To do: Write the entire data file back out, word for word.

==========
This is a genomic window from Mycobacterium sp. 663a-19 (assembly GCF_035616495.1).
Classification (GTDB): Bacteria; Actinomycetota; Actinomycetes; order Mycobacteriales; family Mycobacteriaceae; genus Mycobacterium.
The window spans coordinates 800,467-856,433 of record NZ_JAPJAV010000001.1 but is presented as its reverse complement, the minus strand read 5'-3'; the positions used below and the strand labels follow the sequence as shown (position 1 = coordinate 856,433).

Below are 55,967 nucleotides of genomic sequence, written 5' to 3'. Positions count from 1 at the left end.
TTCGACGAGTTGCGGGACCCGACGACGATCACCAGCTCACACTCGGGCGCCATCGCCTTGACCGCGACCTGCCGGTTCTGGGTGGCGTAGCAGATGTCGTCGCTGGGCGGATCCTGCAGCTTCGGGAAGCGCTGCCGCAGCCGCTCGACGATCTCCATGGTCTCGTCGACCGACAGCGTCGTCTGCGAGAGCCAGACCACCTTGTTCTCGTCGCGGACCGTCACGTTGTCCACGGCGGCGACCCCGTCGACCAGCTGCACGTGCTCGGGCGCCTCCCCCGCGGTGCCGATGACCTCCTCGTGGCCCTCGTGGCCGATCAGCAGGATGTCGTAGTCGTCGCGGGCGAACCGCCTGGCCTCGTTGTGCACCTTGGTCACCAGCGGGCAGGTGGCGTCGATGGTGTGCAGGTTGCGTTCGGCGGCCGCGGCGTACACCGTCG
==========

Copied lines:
This is a genomic window from Mycobacterium sp. 663a-19 (assembly GCF_035616495.1).
Classification (GTDB): Bacteria; Actinomycetota; Actinomycetes; order Mycobacteriales; family Mycobacteriaceae; genus Mycobacterium.
The window spans coordinates 800,467-856,433 of record NZ_JAPJAV010000001.1 but is presented as its reverse complement, the minus strand read 5'-3'; the positions used below and the strand labels follow the sequence as shown (position 1 = coordinate 856,433).

Below are 55,967 nucleotides of genomic sequence, written 5' to 3'. Positions count from 1 at the left end.
TTCGACGAGTTGCGGGACCCGACGACGATCACCAGCTCACACTCGGGCGCCATCGCCTTGACCGCGACCTGCCGGTTCTGGGTGGCGTAGCAGATGTCGTCGCTGGGCGGATCCTGCAGCTTCGGGAAGCGCTGCCGCAGCCGCTCGACGATCTCCATGGTCTCGTCGACCGACAGCGTCGTCTGCGAGAGCCAGACCACCTTGTTCTCGTCGCGGACCGTCACGTTGTCCACGGCGGCGACCCCGTCGACCAGCTGCACGTGCTCGGGCGCCTCCCCCGCGGTGCCGATGACCTCCTCGTGGCCCTCGTGGCCGATCAGCAGGATGTCGTAGTCGTCGCGGGCGAACCGCCTGGCCTCGTTGTGCACCTTGGTCACCAGCGGGCAGGTGGCGTCGATGGTGTGCAGGTTGCGTTCGGCGGCCGCGGCGTACACCGTCG